[Show abstract][Hide abstract] ABSTRACT: Biological membranes display distinct domains that organize membrane proteins and signaling molecules to facilitate efficient and reliable signaling. The organization of rhodopsin, a G protein-coupled receptor, in native rod outer segment disc membranes was investigated by atomic force microscopy. Atomic force microscopy revealed that rhodopsin is arranged into domains of variable size, which we refer to herein as nanodomains, in native membranes. Quantitative analysis of 150 disc membranes revealed that the physical properties of nanodomains are conserved in humans and mice and that the properties of individual disc membranes can be variable. Examining the variable properties of disc membranes revealed some of the factors contributing to the size of rod outer segment discs and the formation of nanodomains in the membrane. The diameter of rod outer segment discs was dependent on the number of rhodopsin molecules incorporated into the membrane but independent of the spatial density of rhodopsin. The number of nanodomains present in a single disc was also dependent on the number of rhodopsin molecules incorporated into the membrane. The size of the nanodomains was largely independent of the number or spatial density of rhodopsin in the membrane.
[Show abstract][Hide abstract] ABSTRACT: Membrane proteins are embedded in lipid bilayers and facilitate the communication between the external environment and the interior of the cell. This communication is often mediated by the binding of ligands to the membrane protein. Understanding the nature of the interaction between a ligand and membrane protein is required to both understand the mechanism of action of these proteins and for the development of novel pharmacological drugs. The highly hydrophobic nature of membrane proteins and the requirement of a lipid bilayer for native function have hampered the structural and molecular characterization of these proteins under physiologically relevant conditions. Atomic force microscopy offers a solution to studying membrane proteins and their interactions with ligands under physiologically relevant conditions and can provide novel insights about the nature of these critical molecular interactions that facilitate cellular communication. In this review, we provide an overview of the atomic force microscopy technique and discuss its application in the study of a variety of questions related to the interaction between a membrane protein and a ligand. This article is part of a Special Issue entitled: Structural and biophysical characterisation of membrane protein-ligand binding.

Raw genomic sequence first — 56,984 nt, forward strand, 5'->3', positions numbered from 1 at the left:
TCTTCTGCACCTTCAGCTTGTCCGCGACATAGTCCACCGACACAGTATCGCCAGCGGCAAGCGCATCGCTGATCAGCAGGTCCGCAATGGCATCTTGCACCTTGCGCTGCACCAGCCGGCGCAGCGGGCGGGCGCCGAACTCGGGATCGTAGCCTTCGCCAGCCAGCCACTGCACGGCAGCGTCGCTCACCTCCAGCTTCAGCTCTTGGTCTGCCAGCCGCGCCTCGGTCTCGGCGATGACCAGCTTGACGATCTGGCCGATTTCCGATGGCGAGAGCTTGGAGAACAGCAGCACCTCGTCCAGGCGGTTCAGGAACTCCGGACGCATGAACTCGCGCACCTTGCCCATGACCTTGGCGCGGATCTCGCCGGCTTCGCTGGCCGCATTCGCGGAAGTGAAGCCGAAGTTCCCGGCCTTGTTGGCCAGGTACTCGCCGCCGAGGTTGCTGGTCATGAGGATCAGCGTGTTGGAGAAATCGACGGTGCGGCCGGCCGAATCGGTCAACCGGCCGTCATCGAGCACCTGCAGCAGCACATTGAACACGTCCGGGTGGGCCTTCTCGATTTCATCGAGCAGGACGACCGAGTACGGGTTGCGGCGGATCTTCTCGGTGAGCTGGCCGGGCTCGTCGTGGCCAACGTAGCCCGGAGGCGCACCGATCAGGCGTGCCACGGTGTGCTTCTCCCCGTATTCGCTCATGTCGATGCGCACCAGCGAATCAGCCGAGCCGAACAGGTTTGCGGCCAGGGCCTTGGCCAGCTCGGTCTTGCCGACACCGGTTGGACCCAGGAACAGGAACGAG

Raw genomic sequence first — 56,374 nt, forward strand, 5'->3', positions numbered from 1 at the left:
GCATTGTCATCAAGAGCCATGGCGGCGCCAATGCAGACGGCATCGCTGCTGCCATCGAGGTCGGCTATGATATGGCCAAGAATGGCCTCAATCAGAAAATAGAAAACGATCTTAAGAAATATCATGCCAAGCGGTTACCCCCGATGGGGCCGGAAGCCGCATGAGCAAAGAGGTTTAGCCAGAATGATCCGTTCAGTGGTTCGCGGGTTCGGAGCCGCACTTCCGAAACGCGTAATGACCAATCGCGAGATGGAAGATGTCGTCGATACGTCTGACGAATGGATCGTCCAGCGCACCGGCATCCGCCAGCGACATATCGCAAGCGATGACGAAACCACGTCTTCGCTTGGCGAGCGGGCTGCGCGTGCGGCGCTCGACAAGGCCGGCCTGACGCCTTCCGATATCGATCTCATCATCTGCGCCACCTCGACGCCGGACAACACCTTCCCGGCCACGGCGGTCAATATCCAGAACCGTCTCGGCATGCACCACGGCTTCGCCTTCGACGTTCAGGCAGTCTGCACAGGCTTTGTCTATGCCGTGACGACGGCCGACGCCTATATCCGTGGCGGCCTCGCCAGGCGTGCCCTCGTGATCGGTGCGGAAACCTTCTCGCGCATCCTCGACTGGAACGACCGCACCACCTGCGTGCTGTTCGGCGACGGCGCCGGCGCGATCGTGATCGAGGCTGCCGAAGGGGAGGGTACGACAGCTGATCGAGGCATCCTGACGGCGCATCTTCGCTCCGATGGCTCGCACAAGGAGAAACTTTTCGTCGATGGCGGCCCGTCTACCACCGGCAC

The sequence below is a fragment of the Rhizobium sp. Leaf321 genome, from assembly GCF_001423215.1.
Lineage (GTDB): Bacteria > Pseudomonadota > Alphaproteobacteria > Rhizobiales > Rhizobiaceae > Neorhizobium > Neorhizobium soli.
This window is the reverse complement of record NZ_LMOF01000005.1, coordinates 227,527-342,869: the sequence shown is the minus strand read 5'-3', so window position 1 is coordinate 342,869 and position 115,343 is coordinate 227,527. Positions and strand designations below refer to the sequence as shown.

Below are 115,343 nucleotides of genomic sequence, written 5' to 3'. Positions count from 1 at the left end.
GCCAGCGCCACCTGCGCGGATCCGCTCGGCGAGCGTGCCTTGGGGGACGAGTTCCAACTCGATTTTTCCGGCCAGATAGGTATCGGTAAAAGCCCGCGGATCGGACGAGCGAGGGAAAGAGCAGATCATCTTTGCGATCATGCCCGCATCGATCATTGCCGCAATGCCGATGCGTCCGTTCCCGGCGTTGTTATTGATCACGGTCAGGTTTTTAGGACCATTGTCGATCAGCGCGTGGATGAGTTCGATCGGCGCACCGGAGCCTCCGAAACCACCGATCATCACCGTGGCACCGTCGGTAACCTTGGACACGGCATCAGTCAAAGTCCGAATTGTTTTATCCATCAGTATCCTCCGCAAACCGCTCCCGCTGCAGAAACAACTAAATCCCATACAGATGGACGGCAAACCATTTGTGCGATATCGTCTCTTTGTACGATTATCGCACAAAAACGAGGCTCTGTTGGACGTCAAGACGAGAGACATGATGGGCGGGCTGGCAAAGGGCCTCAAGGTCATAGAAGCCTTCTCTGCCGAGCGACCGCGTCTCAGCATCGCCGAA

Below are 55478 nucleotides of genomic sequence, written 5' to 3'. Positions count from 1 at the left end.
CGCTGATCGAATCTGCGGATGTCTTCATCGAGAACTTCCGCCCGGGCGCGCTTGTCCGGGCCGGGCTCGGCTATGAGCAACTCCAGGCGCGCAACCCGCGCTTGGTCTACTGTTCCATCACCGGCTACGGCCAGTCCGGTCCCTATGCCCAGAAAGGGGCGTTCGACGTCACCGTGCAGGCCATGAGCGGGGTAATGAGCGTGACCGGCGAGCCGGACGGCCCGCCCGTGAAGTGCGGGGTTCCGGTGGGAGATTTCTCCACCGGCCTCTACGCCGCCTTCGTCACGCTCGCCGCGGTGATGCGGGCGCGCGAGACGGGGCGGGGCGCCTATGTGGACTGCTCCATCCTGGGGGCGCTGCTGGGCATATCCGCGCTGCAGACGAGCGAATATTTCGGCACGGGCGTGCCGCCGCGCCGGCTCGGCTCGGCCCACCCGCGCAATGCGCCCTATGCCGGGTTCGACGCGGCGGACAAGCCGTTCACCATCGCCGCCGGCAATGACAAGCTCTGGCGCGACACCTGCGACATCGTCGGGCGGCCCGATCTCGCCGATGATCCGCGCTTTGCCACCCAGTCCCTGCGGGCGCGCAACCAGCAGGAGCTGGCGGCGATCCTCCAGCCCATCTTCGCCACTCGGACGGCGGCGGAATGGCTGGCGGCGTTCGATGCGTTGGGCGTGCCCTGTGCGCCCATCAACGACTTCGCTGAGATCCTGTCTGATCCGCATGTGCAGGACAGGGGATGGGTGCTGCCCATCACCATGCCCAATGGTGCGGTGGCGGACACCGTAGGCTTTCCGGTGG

[Show abstract][Hide abstract] ABSTRACT: Rhodopsin, the photoreceptor pigment of the retina, initiates vision upon photon capture by its covalently linked chromophore 11-cis-retinal. In the absence of light, the chromophore serves as an inverse agonist locking the receptor in the inactive dark state. In the absence of chromophore, the apoprotein opsin shows low-level constitutive activity. Toward revealing insight into receptor properties controlled by the chromophore, we applied dynamic single-molecule force spectroscopy to quantify the kinetic, energetic, and mechanical differences between dark-state rhodopsin and opsin in native membranes from the retina of mice. Both rhodopsin and opsin are stabilized by ten structural segments. Compared to dark-state rhodopsin, the structural segments stabilizing opsin showed higher interaction strengths and mechanical rigidities and lower conformational variabilities, lifetimes, and free energies. These changes outline a common mechanism toward activating G-protein-coupled receptors. Additionally, we detected that opsin was more pliable and frequently stabilized alternate structural intermediates.
[Show abstract][Hide abstract] ABSTRACT: Several point mutations in rhodopsin cause retinal diseases including congenital stationary night blindness and retinitis pigmentosa. The mechanism by which a single amino acid residue substitution leads to dysfunction is poorly understood at the molecular level. A G90D point mutation in rhodopsin causes constitutive activity and leads to congenital stationary night blindness. It is unclear which perturbations the mutation introduces and how they can cause the receptor to be constitutively active. To reveal insight into these mechanisms, we characterized the perturbations introduced into dark state G90D rhodopsin from a transgenic mouse model expressing exclusively the mutant rhodopsin in rod photoreceptor cells. UV-visible absorbance spectroscopy revealed hydroxylamine accessibility to the chromophore-binding pocket of dark state G90D rhodopsin, which is not detected in dark state wild-type rhodopsin but is detected in light-activated wild-type rhodopsin. Single-molecule force spectroscopy suggested that the structural changes introduced by the mutation are small. Dynamic single-molecule force spectroscopy revealed that, compared with dark state wild-type rhodopsin, the G90D mutation decreased energetic stability and increased mechanical rigidity of most structural regions in the dark state mutant receptor. The observed structural, energetic, and mechanical changes in dark state G90D rhodopsin provide insights into the nature of perturbations caused by a pathological point mutation. Moreover, these changed properties observed for dark state G90D rhodopsin are consistent with properties expected for an active state.